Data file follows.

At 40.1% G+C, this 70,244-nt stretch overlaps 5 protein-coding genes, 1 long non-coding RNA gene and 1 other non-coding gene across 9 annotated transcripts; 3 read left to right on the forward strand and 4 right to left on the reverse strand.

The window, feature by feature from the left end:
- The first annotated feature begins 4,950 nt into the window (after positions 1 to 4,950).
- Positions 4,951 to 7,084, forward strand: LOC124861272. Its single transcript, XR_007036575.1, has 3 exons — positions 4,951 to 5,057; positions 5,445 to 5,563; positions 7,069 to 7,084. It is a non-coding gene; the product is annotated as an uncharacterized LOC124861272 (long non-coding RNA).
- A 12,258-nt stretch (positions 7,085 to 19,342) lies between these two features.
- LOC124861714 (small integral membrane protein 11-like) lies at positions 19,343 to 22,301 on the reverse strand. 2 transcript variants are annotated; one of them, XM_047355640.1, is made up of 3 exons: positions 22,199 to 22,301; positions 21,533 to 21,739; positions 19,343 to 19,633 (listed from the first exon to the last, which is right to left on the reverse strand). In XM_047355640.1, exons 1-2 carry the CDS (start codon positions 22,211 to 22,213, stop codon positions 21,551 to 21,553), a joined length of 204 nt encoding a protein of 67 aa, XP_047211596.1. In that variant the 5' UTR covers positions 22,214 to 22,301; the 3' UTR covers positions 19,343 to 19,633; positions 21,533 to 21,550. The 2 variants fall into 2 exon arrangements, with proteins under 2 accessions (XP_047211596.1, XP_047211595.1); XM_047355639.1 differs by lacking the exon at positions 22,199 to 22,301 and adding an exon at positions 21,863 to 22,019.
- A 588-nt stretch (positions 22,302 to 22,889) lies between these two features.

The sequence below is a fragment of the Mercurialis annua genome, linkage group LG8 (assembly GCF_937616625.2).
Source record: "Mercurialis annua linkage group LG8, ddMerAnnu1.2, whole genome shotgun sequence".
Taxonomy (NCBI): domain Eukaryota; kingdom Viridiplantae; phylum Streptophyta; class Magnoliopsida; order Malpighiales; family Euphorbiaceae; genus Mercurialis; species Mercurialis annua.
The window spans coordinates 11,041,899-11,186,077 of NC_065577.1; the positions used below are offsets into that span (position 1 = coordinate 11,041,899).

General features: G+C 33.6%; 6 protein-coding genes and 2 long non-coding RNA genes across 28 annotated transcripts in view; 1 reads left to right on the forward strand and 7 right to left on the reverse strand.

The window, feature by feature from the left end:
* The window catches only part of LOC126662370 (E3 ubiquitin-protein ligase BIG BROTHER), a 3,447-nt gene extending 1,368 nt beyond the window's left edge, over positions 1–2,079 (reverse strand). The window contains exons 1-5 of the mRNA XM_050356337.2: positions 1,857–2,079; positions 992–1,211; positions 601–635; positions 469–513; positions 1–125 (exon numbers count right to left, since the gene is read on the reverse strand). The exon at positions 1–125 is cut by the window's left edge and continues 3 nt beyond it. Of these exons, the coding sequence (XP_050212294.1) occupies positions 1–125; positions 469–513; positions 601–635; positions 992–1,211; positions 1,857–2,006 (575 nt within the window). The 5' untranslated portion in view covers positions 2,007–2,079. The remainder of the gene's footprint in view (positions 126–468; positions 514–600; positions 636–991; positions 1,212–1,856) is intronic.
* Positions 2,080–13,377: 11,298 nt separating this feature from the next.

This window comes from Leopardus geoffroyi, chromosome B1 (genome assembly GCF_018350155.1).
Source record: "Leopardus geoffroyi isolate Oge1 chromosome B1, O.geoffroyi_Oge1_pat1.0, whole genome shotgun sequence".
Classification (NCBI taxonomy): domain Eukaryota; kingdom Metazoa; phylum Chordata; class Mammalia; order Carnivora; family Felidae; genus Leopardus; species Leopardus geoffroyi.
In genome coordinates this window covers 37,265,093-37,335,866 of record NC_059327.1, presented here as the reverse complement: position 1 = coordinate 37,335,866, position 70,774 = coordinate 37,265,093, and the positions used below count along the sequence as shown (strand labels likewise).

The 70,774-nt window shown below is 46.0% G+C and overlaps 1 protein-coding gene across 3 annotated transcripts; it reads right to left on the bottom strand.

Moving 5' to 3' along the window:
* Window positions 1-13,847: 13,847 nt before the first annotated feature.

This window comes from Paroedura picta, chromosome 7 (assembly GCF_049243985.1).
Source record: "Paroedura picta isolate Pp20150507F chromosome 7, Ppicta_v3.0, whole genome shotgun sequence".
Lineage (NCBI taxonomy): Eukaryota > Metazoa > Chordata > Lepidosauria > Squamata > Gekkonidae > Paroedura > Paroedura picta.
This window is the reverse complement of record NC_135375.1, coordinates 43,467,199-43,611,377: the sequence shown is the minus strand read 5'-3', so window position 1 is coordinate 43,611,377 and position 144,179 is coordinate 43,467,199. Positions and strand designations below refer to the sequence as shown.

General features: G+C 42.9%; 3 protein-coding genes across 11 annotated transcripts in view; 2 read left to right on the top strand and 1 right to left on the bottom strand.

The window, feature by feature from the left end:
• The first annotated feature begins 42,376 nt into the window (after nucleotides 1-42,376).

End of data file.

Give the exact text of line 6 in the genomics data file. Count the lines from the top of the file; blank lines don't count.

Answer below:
- LOC124861714 (small integral membrane protein 11-like) lies at positions 19,343 to 22,301 on the reverse strand. 2 transcript variants are annotated; one of them, XM_047355640.1, is made up of 3 exons: positions 22,199 to 22,301; positions 21,533 to 21,739; positions 19,343 to 19,633 (listed from the first exon to the last, which is right to left on the reverse strand). In XM_047355640.1, exons 1-2 carry the CDS (start codon positions 22,211 to 22,213, stop codon positions 21,551 to 21,553), a joined length of 204 nt encoding a protein of 67 aa, XP_047211596.1. In that variant the 5' UTR covers positions 22,214 to 22,301; the 3' UTR covers positions 19,343 to 19,633; positions 21,533 to 21,550. The 2 variants fall into 2 exon arrangements, with proteins under 2 accessions (XP_047211596.1, XP_047211595.1); XM_047355639.1 differs by lacking the exon at positions 22,199 to 22,301 and adding an exon at positions 21,863 to 22,019.